Content
Skip To Navigation Skip to Content
Individuals & Caregivers
Physical & Occupational Therapy
Public Health Professionals
Teachers
Individuals & Caregivers
Physical & Occupational Therapy
Public Health Professionals
Teachers
Individuals & Caregivers
Physical & Occupational Therapy
Public Health Professionals
Teachers
Individuals & Caregivers
Physical & Occupational Therapy
Public Health Professionals
Teachers
Individuals & Caregivers
Physical & Occupational Therapy
Public Health Professionals
Teachers
Individuals & Caregedivers
Physical & Occupational Therapy
Public Health Professionals
Teachers
Individuals & Caregivers
Physical & Occupational Therapy
Public Health Professionals
Teachers
Individuals & Caregivers
Physical & Occupational Therapy
Public Health Professionals
Teachers
Individuals & Caregivers
Physical & Occupational Therapy
Public Health Professionals
Teachers
Individuals & Caregivers
Physical & Occupational Therapy
Public Health Professionals
Teachers
Individuals & Caregafgivers
Physical & Occupational Therapy
Public Health Professionals
Teachers
Individuals & Caregivers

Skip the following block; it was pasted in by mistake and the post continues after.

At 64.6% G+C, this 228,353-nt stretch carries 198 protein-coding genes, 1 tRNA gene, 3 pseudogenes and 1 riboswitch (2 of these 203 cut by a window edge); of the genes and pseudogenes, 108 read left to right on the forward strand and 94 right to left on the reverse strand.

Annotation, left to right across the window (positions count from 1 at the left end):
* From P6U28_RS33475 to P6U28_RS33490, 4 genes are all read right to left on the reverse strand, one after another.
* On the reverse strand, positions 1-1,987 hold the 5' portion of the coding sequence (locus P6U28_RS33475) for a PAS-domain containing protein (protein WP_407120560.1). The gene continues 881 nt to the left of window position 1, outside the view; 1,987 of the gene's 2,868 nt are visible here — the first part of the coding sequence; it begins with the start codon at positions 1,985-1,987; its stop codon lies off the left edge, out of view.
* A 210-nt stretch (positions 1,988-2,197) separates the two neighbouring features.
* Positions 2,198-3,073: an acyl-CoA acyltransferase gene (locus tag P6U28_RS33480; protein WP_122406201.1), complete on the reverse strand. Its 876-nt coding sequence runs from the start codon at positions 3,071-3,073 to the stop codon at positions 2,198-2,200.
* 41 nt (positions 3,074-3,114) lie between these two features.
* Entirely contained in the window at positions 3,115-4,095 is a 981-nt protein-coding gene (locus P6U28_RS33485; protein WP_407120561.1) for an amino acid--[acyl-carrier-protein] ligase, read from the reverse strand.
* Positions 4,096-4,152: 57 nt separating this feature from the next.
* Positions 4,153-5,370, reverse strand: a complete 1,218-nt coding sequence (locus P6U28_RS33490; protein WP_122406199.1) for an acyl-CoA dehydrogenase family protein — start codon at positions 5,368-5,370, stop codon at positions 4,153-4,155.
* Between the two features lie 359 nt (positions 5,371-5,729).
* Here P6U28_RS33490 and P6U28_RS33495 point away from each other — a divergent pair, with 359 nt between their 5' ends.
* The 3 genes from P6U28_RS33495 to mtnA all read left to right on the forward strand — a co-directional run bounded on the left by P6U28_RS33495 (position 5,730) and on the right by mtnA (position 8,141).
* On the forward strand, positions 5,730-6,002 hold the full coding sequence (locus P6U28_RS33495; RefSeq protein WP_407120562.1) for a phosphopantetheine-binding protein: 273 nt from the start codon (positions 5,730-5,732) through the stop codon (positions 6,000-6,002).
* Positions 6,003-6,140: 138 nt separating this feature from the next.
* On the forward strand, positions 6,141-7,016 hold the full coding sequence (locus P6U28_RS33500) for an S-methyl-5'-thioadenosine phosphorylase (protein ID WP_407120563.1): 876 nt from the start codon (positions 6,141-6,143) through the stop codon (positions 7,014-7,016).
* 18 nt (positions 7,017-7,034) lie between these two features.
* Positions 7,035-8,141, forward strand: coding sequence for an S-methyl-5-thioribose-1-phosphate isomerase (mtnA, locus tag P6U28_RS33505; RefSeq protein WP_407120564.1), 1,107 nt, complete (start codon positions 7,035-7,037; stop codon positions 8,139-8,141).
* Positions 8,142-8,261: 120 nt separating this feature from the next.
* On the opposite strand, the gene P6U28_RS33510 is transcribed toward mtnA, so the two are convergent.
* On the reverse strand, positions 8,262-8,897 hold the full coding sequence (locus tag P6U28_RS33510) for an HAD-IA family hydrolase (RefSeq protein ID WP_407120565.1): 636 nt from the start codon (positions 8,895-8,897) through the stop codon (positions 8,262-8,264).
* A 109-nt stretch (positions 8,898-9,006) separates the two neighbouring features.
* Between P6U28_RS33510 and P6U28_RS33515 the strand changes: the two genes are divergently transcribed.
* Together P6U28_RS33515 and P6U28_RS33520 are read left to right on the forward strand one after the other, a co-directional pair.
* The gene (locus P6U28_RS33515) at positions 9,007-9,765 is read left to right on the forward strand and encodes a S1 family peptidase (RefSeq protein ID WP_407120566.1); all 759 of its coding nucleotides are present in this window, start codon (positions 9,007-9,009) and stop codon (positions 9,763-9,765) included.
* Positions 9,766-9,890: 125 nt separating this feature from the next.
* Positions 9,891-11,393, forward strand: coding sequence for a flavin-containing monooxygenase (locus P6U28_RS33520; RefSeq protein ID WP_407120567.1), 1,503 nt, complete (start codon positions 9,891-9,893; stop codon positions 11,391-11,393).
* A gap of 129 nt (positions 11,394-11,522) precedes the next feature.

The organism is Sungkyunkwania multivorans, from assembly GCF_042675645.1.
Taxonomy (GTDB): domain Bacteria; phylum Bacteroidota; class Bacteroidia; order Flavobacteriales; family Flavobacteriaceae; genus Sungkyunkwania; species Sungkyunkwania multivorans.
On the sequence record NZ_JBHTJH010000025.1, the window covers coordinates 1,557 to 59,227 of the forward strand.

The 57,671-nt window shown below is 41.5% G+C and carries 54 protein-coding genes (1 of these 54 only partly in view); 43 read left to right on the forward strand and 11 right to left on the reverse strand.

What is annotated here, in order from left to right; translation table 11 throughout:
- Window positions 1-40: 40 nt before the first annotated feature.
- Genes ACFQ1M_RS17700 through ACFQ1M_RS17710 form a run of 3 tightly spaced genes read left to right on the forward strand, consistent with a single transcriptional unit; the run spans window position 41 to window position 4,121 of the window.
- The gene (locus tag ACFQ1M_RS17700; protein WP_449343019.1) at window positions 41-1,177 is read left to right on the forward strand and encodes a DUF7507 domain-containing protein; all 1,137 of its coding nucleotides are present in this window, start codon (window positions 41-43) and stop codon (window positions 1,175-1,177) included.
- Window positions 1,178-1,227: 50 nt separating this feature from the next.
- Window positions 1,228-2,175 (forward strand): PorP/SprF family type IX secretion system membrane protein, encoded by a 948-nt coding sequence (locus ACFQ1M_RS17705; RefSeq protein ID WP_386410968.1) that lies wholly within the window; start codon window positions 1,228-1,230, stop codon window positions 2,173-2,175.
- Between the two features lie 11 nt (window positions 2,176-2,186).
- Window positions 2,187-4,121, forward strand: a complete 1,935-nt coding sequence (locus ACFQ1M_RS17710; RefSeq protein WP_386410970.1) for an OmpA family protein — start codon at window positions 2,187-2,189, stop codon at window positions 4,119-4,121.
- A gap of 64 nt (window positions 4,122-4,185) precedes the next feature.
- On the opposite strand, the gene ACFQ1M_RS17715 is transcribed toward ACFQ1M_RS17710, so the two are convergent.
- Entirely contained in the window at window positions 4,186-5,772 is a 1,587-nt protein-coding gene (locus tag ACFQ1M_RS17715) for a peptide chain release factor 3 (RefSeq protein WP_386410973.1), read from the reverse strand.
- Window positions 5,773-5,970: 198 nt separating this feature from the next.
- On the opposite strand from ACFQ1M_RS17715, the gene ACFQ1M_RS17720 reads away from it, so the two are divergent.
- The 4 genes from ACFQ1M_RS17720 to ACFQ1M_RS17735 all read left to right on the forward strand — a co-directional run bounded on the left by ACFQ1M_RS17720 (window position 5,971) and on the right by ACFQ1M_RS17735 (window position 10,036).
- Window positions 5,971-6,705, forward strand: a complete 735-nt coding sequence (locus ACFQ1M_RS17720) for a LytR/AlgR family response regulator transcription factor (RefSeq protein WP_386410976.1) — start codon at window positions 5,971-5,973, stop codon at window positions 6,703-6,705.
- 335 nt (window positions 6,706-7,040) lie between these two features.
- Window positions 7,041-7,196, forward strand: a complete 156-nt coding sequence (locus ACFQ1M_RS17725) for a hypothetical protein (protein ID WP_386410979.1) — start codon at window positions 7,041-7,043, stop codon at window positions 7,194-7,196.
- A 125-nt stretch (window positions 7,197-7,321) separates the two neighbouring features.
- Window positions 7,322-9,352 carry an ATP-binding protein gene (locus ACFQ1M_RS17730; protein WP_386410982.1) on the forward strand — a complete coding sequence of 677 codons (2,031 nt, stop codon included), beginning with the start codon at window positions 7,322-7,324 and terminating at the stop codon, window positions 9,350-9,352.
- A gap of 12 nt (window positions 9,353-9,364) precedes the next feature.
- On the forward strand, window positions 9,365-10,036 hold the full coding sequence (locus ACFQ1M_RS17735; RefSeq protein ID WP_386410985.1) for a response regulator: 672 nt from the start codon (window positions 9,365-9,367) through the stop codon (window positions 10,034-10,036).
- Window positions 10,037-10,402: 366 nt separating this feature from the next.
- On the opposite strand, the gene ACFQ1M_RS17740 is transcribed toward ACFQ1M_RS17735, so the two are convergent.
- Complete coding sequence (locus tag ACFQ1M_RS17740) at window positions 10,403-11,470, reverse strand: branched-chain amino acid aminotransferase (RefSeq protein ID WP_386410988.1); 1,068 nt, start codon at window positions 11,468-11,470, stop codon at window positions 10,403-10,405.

Physical & Occupational Therapy
Public Health Professionals
Teachers
Individuals & Caregivers
Physical & Occupational Therapy
Public Health Professionals
Teachers
Individuals & Caregivers
Physical & Occupational Therapy
Public Health Professionals
Teachers
Individuals & Caregivers
Physical & Occupational Therapy
Public Health Professionals
Teachers
 

NCHPAD - Building Healthy Inclusive Communities

Font Size:

Other Considerations


Also consider the following as relates to eating disorders:

  • Eating disorders can profoundly affect a students’s cognitive ability. Understanding some of the ways an eating disorder can affect cognitive function may help educators recognize that a student may be at risk for an eating disorder.
  • Schools should have a plan in place to assist students. Guidelines, recommendations, and policies should be clear and disseminated throughout and by school staff and personnel.
  • Support should include the student’s classmates and family.
  • Recovering from an eating disorder is a long-term process. Students may miss significant amounts of time from school due to treatment and ongoing appointments.
  • Open channels of communication among the school, student, and family should be implemented successfully.
  • Involve strategic school personnel when assisting students with eating disorders (psychologists/counsellors, coaches, nurses, and teachers).

blog comments powered by Disqus